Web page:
Balanced Literacy in CMS

Report
How our instructional practices will support the
implementation of Common Core
Writing
Independent
Reading
Balanced
Literacy
Students explore the particulars of language across multiple
genres including literature, informational texts, and poetry.
They investigate the meaning and structure of words, and
the conventions and forms of written language through
authentic text and a variety of word study strategies.
Word Work can include but is not
limited to:
•Preparing to Read section in
Imagine It!
•Letter Study
•Phonemic Awareness activities
•Phonics activities
•Word Study (ex. Words Their Way
(Bear at al.), Month by Month
Phonics (Cunningham & Hall))
•Vocabulary Work
Work within Word Work addresses the following CCSS:
(Please note that depending on instructional delivery and expectations
of students, other standards may also be addressed)
• RF.1 - Demonstrate understanding of the
organization and basic features of print.
• RF.2 - Demonstrate understanding of spoken
words, syllables, and sounds.
• RF.3 - Know and apply grade-level phonics and
word analysis skills in decoding words.
• RF.4 - Read with sufficient accuracy and fluency
to support comprehension.
• Most students in kindergarten and grade 1 benefit from
systematic, explicit phonemic awareness and phonics
instruction.
• PA instruction of 5 to 18 hours spread out over time has
been found to be most effective as opposed to longer
amounts of total time spent on it.
• A variety of approaches to systematic phonics
instruction is effective.
• Phonics instruction on small groups, as opposed to
whole class, is effective
• Read a variety of alphabet books to children.
• Use read-alouds to demonstrate segmenting
and blending sounds.
• Incorporate guided writing.
• Engage in the Making Words activity.
Teachers choose material for students to read and a purpose
for the reading, and then guide them to use appropriate
reading strategies. Teachers provide guidance in a variety of
whole class, small group, and partner formats. Students learn
effective comprehension strategies they apply to fiction and
nonfiction texts.
Supported Reading can include but is not
limited to:
•
Reading and Responding Section of Imagine
It!
• Guided Reading/Reading A-Z
• Literature Study (Literature Circles, Book Club
Groups, Novel Studies, etc.)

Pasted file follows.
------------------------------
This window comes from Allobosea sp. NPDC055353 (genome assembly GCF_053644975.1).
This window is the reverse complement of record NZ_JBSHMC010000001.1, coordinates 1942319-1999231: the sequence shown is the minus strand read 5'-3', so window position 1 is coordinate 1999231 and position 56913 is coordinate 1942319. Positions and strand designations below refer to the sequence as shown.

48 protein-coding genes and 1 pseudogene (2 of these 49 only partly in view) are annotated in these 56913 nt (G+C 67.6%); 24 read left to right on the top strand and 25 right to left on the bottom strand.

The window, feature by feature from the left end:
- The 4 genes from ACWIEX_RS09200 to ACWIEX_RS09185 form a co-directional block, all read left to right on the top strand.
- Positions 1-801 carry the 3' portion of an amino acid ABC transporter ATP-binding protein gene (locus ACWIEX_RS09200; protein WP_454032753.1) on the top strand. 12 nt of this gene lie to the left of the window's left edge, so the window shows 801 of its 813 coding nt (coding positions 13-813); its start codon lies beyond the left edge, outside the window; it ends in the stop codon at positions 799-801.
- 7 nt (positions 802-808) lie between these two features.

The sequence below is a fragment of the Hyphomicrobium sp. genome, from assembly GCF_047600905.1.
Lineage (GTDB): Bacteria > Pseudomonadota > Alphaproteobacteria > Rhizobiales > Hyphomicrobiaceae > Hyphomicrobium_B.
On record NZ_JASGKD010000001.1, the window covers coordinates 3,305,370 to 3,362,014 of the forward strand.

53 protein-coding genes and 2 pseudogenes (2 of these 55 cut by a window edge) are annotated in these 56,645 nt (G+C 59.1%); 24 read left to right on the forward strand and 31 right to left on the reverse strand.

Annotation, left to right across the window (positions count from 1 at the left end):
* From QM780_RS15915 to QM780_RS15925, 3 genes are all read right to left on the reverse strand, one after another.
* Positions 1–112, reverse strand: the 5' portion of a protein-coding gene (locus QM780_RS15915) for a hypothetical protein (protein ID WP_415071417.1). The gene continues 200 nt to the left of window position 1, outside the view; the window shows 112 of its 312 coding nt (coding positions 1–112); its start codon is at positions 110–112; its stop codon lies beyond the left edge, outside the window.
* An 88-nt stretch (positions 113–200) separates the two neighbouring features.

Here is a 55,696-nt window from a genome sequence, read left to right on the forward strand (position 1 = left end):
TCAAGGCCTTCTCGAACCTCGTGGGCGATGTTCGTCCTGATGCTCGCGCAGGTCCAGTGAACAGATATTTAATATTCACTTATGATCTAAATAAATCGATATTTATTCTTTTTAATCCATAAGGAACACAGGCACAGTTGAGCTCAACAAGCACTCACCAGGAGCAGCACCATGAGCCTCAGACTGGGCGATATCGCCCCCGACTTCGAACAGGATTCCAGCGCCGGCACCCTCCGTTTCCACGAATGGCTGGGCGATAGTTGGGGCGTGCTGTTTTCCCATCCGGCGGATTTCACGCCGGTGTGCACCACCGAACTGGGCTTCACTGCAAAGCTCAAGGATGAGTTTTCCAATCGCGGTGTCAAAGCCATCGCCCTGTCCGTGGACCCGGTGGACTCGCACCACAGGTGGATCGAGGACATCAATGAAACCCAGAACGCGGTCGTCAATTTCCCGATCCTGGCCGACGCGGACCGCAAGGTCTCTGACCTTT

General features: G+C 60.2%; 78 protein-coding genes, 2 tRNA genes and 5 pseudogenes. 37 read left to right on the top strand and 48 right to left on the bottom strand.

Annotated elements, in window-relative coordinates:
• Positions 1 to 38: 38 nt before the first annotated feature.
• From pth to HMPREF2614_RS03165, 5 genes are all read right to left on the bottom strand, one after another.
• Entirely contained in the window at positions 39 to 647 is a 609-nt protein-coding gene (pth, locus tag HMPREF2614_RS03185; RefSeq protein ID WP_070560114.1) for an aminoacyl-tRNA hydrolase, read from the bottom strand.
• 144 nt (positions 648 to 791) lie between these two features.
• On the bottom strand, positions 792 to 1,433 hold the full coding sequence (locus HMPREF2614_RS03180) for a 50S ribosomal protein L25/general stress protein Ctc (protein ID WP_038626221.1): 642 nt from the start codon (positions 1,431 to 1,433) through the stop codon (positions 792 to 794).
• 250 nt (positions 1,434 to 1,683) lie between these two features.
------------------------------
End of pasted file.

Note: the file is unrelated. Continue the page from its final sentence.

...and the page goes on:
• Comprehension Work
(whole class, small group, peers)
• Shared Reading
• Read Alouds and Interactive Read Alouds
Work within Supported Reading addresses the following
CCSS:
(Depending on instructional delivery and expectations of students, other standards may also be addressed)
• R.1 - Read closely to determine what the text says explicitly and to make logical inferences from it
• R.2 - Determine central ideas or themes of a text and analyze their development; summarize the
key supporting details and ideas.
• R.3 - Analyze how and why individuals, events, and ideas develop and interact over the course of a
text.
• R.4 - Interpret words and phrases as they are used in a text, including determining technical,
connotative, and figurative meanings, and analyze how specific word choices shape meaning and
tone.
• R.5 - Analyze the structure of texts, including how specific sentences, paragraphs, and larger
portions of the text relate to each other and the whole.
• R.6 - Assess how point of view or purpose shapes the content and style of a text.
• R.7 - Integrate and evaluate content presented in diverse media and formats, including visually and
quantitatively, as well as in words.
• R.8 - Delineate and evaluate the argument and specific claims in a text, including the validity of the
reasoning as well as the relevance and sufficiency of the evidence.
• R.9 - Analyze how two or more texts address similar themes or topics in order to build knowledge
or to compare the approaches the authors take.
• R.10 - Read and comprehend complex literary and informational texts independently and
proficiently.
• Wide reading is effective to improve fluency.
• Use of multiple approaches is effective to teach
vocabulary, including direct instruction, words in
context, and wide reading.
• Repeated exposures to new vocabulary in meaningful
contexts is effective.
• Provide explicit lessons in the use of multiple
comprehension strategies in the context of reading
texts.
• Effective teachers provide a balance of whole- and
small-group reading instruction.
• Paired repeated reading (fluency)
• Readers’ theater
• Embed word learning within read alouds
• Engage in comprehension monitoring
• Reciprocal teaching
Writing
Through various writing experiences,
students develop writing strategies
and skills, learn about the writer’s
craft, and use writing as a tool for
learning and communication.
Students write for sustained periods,
compose a variety of texts, and
explore different genres and formats
for a range of purposes and for a
variety of audiences.
Writing can include but is not limited to:
•
•
•
•
•
•
•
Writer’s Workshop
Interactive Writing
Shared Writing
Being A Writer
Journaling and Reflections
Writing in the content areas
Writer’s Notebook
Work within Writing addresses the following CCSS:
(Depending on instructional delivery and expectations of students, other standards may also be
addressed)
•
W.1 - Write arguments to support claims in an analysis of substantive topics or texts, using
valid reasoning and relevant and sufficient evidence.
• W.2 - Write informative/explanatory texts to examine and convey complex ideas and
information clearly and accurately through the effective selection, organization, and analysis of
content.